Tuesday, August 8, 2023

Johnny California: TALK TO ME

 by JB

This week, I am reminded of why I neither attend nor review many new horror movies.

I must say, I was totally snookered by the first half hour of the new A24 Australian horror import Talk to Me. Interesting premise? Check. Good performances? Check. Revolting special effects? Check. The film had me firmly in its clutches. But much like the film’s teenagers going too far with their amateur party seances, the further we get into the film, the more we lose our way. The filmmakers, quite simply, bite off more than they can chew; they paint themselves into a corner halfway through, and there is simply no workable narrative escape.
The Plot in Brief: Mia (Sophie Wilde) has been “adopted” by the family of her best friend Jade (Alexandra Jensen) following Mia’s mother’s suicide. The two teenagers sneak out of the house with Jade’s little brother Riley (Joe Bird) to attend a party thrown by Hayley and Joss (Zoe Terakes and Chris Alosio, respectively). The two jolly party hosts propose a cool game involving party volunteers being strapped to a chair and inviting the spirits of the dead into their bodies by clutching a mysterious severed hand. (Joss informs the group that he got said hand, “from a friend who didn’t want it anymore.")

It’s all fun and games until Mia manifests the spirit of her mother. Things go from bad to worse when, against Jade’s better judgement, little Riley also plays “Spooky Handshake.” It’s not pretty.

ANNOYING AUTOBIOGRAPHICAL PAUSE: Though I wasn’t much of a partygoer in high school (more than 40 years ago) I would never EVER have allowed ANYONE to strap me to a chair for ANY reason when I was a teen. I enjoy NOT being strapped to chairs. Sheesh.
Being no stranger to horror films, I thought this premise was interesting and laid out in a concise and speedy manner. The second act, however, suffers from “How Do We Keep These Ghost-Balls in the Air for Another 30 Minutes?” Syndrome. Act Three has a bad case of “How Do We Fashion a Satisfying Conclusion Out of All This Spectral Nonsense?” Disease. Both maladies prove fatal.

I’m not blaming the filmmakers. The direction is solid, it’s just that the script never rises above Student Film proficiency. Pity.

MASSIVE SPOILER ALERT: This film implies that the dead are liars. Are they? They tell me they are not... but what if THAT'S THE LIE? I am confused by the dead.

I will say this: as the conclusion of this film darkly hints, the studio now has a property that is ripe for sequels, prequels, and offshoots. This mysterious hand could be sent on tour: to Spain (Habla Con Yo), to Germany (Sprechen Sie Mit Mir), or even Canada (Talk to Me, Eh?). Think of the sequel possibilities: Talk to Me Again; The Hand 2: Keep Two Hands on the Wheel at All Times; Talk to Me One More Time, But Like You Mean It, and The Hand 3: I Want to Hold Your Hand, Hand, Hand. I personally think the Australian filmmakers and the fine folks at A24 owe this severed, embalmed limb... a great big hand. (Sorry, I could not resist.)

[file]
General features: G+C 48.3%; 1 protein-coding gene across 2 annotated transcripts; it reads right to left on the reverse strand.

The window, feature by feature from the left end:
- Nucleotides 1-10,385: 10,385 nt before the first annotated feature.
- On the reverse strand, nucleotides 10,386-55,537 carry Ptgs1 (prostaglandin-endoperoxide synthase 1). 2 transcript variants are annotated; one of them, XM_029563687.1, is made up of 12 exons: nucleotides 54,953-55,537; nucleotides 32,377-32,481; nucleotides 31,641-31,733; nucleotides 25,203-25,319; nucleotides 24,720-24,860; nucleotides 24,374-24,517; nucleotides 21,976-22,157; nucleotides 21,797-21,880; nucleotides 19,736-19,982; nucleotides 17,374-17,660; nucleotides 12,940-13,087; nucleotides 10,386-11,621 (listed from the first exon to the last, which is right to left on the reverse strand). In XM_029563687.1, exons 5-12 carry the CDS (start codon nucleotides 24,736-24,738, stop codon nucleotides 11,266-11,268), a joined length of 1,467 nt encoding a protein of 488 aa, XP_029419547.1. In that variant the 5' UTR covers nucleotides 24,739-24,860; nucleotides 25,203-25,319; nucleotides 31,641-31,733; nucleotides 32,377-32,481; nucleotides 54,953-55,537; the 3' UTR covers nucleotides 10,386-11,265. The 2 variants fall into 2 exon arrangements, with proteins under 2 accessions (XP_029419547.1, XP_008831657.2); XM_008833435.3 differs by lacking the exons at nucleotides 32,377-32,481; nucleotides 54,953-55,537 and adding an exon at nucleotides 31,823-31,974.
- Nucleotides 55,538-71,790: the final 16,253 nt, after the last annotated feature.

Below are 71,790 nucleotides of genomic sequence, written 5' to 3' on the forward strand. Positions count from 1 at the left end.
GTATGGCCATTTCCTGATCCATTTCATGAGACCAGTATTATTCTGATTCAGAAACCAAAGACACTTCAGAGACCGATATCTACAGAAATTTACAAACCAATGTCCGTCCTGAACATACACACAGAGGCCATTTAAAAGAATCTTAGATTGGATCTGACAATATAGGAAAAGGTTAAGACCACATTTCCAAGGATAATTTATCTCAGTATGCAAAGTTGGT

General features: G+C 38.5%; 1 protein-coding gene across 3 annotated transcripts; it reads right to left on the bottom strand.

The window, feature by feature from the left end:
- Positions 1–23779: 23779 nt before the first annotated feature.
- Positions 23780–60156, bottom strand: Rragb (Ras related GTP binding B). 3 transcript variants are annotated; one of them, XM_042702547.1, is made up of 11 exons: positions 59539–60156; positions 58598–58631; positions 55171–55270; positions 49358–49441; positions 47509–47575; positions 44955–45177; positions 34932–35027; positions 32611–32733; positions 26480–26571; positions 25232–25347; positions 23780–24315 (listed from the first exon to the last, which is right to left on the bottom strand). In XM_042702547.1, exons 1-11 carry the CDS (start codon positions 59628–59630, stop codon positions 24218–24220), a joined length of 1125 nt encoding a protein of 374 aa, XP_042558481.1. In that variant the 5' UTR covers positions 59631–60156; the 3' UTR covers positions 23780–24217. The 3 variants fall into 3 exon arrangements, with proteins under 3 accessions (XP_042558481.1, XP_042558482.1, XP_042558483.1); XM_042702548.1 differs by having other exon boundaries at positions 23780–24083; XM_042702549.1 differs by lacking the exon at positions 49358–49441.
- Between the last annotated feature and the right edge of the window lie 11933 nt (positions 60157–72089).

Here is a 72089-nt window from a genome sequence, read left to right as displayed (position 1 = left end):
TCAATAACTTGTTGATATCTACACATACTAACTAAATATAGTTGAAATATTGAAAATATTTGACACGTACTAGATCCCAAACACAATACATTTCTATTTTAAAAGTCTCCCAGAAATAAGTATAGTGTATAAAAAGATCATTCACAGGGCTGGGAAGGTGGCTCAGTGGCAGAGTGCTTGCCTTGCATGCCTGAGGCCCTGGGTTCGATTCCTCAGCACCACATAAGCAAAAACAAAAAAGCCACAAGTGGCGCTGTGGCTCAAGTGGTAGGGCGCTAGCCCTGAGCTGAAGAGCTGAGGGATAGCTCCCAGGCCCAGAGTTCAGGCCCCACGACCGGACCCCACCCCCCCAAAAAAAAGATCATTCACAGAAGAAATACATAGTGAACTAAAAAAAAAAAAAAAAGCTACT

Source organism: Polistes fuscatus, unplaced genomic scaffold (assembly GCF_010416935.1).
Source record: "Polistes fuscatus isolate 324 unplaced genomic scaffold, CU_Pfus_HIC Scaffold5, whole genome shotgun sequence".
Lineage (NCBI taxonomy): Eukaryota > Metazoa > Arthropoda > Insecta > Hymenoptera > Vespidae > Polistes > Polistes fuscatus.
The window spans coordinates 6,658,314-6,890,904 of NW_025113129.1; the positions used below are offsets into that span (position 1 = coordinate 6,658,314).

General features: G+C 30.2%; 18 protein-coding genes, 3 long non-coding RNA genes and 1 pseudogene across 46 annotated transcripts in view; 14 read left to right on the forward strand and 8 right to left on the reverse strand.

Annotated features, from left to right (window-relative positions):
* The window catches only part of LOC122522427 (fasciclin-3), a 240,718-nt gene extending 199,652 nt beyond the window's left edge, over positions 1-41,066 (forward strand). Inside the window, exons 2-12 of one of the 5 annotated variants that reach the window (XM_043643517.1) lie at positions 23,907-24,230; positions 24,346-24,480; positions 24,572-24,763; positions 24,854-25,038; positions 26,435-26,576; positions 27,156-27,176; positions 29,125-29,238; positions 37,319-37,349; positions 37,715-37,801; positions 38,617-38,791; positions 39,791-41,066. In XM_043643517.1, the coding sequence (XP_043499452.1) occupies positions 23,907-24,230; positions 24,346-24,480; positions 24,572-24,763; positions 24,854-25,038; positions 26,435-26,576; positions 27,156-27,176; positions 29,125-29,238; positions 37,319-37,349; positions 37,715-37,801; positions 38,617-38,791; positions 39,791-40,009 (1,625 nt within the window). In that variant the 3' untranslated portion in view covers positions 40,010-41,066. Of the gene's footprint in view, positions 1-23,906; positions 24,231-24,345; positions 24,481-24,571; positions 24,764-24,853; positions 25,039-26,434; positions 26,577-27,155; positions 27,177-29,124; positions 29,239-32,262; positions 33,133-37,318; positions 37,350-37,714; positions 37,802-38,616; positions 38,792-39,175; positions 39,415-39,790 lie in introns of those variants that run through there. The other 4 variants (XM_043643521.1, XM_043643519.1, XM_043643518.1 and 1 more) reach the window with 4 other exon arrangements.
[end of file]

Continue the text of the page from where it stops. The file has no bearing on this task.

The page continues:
BIG CAVEAT: One big reason why I might have hated at least 75% of Talk to Me is that it breaks the “Leave the Children Out of This” rule. With a few notable exceptions, I expect a movie to scare me without abusing children. What happens to the Riley character in this film is horrific and, though I realize that you can’t make an omelet without breaking some eggs, mostly unnecessary. And Riley gets (SPOILER ALERT) pretty f’d up. I’m no shrinking violet, but I do have limits. Hey, writer/directors! Go pick on someone your own size. Sheesh.
I also must say that I am getting damn sick of every modern horror film having as one of its themes, “the trauma of loss.” This is becoming the great horror clich√© of the 2020s. You know you’re in trouble when Disney’s latest remake of The Haunted Mansion movie (Mini-Review: AVOID) also features this bilious trope. Who on Earth is sitting there in the theater, thinking, “Yes! Disney sure nailed it! I know that every damn time I ride The Haunted Mansion on either coast, I am constantly reminded of THE TRAUMA OF LOSS. I think Disney should re-name the beloved ride The Trauma of Loss Mansion. Sheesh again!

A FUNNY STORY FROM MY SCREENING: Two teenagers (what I am taking to be this film’s target audience) made a big show of walking out of my screening only halfway through, holding their middle fingers to the screen while muttering “Fuck this movie.”

Unfortunately, the theater was dark, and I could not see if said middle fingers belonged to their own hands or the SEVERED, EMBALMED HANDS OF DEAD PSYCHIC MEDIUMS!

Sheesh.

1 comment:

  1. I think the teenagers were overwhelmed by their trauma of loss reflected to them by the movie

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